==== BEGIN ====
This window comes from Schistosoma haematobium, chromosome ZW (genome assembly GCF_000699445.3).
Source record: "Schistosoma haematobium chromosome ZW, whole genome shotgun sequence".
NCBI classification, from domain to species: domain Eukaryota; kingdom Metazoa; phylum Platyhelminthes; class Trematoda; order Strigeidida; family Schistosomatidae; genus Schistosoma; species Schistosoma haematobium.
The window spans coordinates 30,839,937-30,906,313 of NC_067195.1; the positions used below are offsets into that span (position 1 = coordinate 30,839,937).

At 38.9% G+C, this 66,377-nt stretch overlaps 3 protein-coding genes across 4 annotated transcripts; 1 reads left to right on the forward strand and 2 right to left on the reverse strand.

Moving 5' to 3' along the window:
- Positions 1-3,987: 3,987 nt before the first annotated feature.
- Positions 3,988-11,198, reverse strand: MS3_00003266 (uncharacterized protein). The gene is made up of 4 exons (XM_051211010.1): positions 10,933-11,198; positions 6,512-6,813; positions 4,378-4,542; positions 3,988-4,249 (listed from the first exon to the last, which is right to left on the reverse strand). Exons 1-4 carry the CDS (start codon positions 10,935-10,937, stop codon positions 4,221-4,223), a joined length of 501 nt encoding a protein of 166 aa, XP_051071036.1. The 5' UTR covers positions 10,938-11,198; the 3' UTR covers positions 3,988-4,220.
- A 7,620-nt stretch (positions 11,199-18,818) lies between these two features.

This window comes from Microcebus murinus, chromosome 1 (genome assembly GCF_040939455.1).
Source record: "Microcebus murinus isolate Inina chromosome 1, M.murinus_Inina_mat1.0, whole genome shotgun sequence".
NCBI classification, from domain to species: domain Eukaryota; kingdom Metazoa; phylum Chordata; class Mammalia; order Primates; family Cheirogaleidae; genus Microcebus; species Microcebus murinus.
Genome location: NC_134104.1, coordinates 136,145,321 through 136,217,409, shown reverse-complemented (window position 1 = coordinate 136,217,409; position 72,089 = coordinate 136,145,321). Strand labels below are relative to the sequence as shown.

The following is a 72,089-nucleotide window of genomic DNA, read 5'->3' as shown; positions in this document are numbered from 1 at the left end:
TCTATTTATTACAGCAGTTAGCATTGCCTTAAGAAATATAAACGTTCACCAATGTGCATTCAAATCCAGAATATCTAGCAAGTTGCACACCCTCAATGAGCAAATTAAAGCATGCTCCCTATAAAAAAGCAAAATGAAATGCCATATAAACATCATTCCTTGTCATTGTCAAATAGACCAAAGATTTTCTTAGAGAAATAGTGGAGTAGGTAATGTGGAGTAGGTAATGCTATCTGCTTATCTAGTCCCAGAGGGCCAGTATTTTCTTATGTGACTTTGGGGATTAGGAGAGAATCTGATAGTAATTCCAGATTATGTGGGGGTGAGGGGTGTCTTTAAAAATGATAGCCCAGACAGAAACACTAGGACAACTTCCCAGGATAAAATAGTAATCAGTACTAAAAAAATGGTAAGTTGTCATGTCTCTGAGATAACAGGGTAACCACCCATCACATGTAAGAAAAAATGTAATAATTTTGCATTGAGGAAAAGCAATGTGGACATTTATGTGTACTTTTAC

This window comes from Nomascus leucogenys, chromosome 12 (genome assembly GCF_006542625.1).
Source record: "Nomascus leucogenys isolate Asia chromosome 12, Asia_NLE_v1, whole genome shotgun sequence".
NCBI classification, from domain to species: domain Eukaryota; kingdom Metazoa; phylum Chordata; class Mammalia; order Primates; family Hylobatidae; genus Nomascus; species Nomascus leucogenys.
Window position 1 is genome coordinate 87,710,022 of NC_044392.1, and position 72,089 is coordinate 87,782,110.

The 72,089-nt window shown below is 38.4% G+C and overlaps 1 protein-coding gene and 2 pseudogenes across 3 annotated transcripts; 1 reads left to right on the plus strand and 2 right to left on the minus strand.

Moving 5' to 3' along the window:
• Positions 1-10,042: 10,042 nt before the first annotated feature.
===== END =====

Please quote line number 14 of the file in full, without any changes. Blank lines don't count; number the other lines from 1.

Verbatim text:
The following is a 72,089-nucleotide window of genomic DNA, read 5'->3' as shown; positions in this document are numbered from 1 at the left end: